Last updated Sept 2, 2021


Dreaming about Aruba's relaxing beaches, rejuvenating spas and revitalizing nightlife? You're not alone. On average, this Caribbean island hosts two million tourists each year. If you hope to one of these lucky tourists, there are some requirements and regulations you'll need to follow.



Travel insurance is required in Aruba

Good news: Aruba is open for travel. But you'll need to follow some rules. As the country grapples with the COVID-19 outbreak, Aruba travel restrictions have increased. Among Aruba's travel requirements is the need for travel insurance. If you're traveling to Aruba, make sure you have the necessary travel medical insurance for the duration of your stay.


Currently, border officials require visitors to buy specific COVID insurance for Aruba. It's available in Aruba for about $30 per person, per stay (cost depends on age). There are some exceptions to this requirement. Visitors who enter and leave the country within the same day, transfer crew and passengers who don't check luggage and children 13 and under are all exempt from having to purchase this insurance. However, there's an administration fee of $10 for every minor. For more information, contact Aruba Visitors Insurance.


Does this mean you shouldn't purchase your own travel insurance for Aruba? Not necessarily. While any other travel insurance you buy can't replace the required Aruba Visitors Insurance plan, it can be a good supplement, especially if you want travel health insurance for Aruba that covers more than just COVID-19 related issues.


Travel insurance can help defray medical costs, and adding a Cancel for Any Reason option to your policy can reduce risk of financial losses if you need to cancel due to COVID-19 or any other reason.


Buying your own travel insurance plan to supplement (and not replace) the travel insurance the Aruban government requires of all foreign visitors, is a smart idea for a number of other reasons.


Transportation cost (Aruba offers up to $350), other travel medical plans have higher limits and offer emergency medical evacuation which should be a concern if medical facilities in Aruba cannot care for the traveler depending on how severe the injuries or sickness is. Emergency air medical evacuation will exceed the $350 limit in their plan.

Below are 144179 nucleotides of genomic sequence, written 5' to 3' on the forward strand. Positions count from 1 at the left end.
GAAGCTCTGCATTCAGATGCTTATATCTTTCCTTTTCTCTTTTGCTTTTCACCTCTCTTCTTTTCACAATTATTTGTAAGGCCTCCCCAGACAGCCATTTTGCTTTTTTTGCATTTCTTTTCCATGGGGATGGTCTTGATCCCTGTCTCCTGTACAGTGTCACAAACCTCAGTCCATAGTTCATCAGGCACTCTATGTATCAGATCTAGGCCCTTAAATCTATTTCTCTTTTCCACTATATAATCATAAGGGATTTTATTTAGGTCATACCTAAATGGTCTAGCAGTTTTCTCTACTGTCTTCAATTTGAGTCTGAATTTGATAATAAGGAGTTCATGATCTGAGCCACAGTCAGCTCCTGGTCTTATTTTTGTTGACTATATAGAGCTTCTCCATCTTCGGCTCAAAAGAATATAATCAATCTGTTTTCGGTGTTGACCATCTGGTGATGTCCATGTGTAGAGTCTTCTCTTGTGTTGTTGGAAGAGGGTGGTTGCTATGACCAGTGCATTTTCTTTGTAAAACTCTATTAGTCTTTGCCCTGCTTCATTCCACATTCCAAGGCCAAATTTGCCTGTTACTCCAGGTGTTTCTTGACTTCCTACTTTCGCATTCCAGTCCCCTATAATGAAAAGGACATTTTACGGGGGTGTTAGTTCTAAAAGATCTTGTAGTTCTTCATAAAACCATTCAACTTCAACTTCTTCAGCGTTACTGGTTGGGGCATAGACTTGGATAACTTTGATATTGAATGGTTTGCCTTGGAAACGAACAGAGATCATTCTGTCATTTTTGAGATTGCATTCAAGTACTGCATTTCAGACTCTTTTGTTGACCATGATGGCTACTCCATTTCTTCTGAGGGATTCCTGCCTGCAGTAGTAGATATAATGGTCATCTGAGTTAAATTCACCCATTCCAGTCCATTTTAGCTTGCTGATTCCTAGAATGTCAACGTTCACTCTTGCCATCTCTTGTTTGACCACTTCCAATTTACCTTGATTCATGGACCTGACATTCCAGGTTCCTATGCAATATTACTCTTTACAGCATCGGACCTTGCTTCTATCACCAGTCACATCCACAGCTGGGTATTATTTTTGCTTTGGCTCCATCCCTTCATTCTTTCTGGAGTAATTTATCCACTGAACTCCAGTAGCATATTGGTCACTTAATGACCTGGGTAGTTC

Isolation Costs in the Aruba insurance are low. It will cover $125/day for 14 days, which only results in a total of $1,750. These benefits can be quickly used up and the traveler will have to pay for any additional cost over this amount. On travel medical insurance plans we offer, the traveler has the ability to add more lodging/accommodation coverage in case costs are high.


Travelers who purchase supplemental insurance in addition to the required Aruba insurance can benefit from coverages such as: trip delay, missed connection, lost/damaged checked luggage, trip interruption, etc. These benefits are not offered by the Aruba insurance.


Max coverage on Aruba insurance is $75k which is low and any costs over this amount is the insured's responsibility.


So, when you're packing your swim trunks or summer dresses, don't forget to buy the basic travel insurance plan required by the Aruban government and protect yourself and your loved ones even more with comprehensive travel insurance.


COVID-19 in Aruba

If you have to travel to Aruba and the Covid vaccine is available in your country, be sure to get fully vaccinated before your trip. The CDC recommends that all unvaccinated people do not travel to Aruba. If you have to travel, here are some Covid safety precautions to take.


Mandatory travel insurance isn't the only new COVID-19 requirement. As of January 26, 2021 the U.S. requires that anyone traveling to the U.S. provide a negative COVID-19 test result within three days of their flight to the U.S.


The Aruba Hotel & Tourism Association has outlined strict COVID-19 protocols for hotels and other lodging facilities to follow based on the main goals of physical distancing and sanitation. Also, local businesses must follow new COVID-19 safeguards and are subject to on-site inspections from the Department of Inspection and Hygiene. If a local business has received the Aruba Health & Happiness Code gold certification seal, you can be sure it meets the country's COVID-19 requirements.



Visas and documentation

  • A passport valid for the length of stay. If the tourist holds a passport from a visa-required country then a valid visa sticker will also be required.
  • A completed and signed Embarkation and Disembarkation card (ED-card)
  • A valid return ticket
  • Any documentation required upon returning to your country of origin
  • You may also be asked to provide proof of accommodations in Aruba
  • You may also be required to show proof of adequate financial means for the duration of your stay


Health & safety

Here are some general considerations to keep yourself safe and healthy as you experience all Aruba has to offer.
  • Aruba's tap water is safe to drink
  • Guard against the hot sun. Wear a hat and sunglasses, bring high SPF sunscreen
  • Bring mosquito repellent. Malaria isn't a concern but the pests are not uncommon
  • Be wary of street venders. Don't eat food that has been sitting out


Necessary Vaccinations

Make sure you are up-to-date on all routine vaccines before your trip. Here are some common vaccination requirements for the Caribbean.


All travelers:

  • Chickenpox (Varicella)
  • Diphtheria-Tetanus-Pertussis
  • Flu (influenza)
  • Measles-Mumps-Rubella (MMR)
  • Polio
  • Infants 6 to 11 months old traveling internationally should get 1 dose of measles-mumps-rubella (MMR) vaccine before travel. This dose does not count as part of the routine childhood vaccination series.


Many travelers:

  • Hepatitis A
  • Typhoid


The COVID vaccine may be required as it becomes more widely available.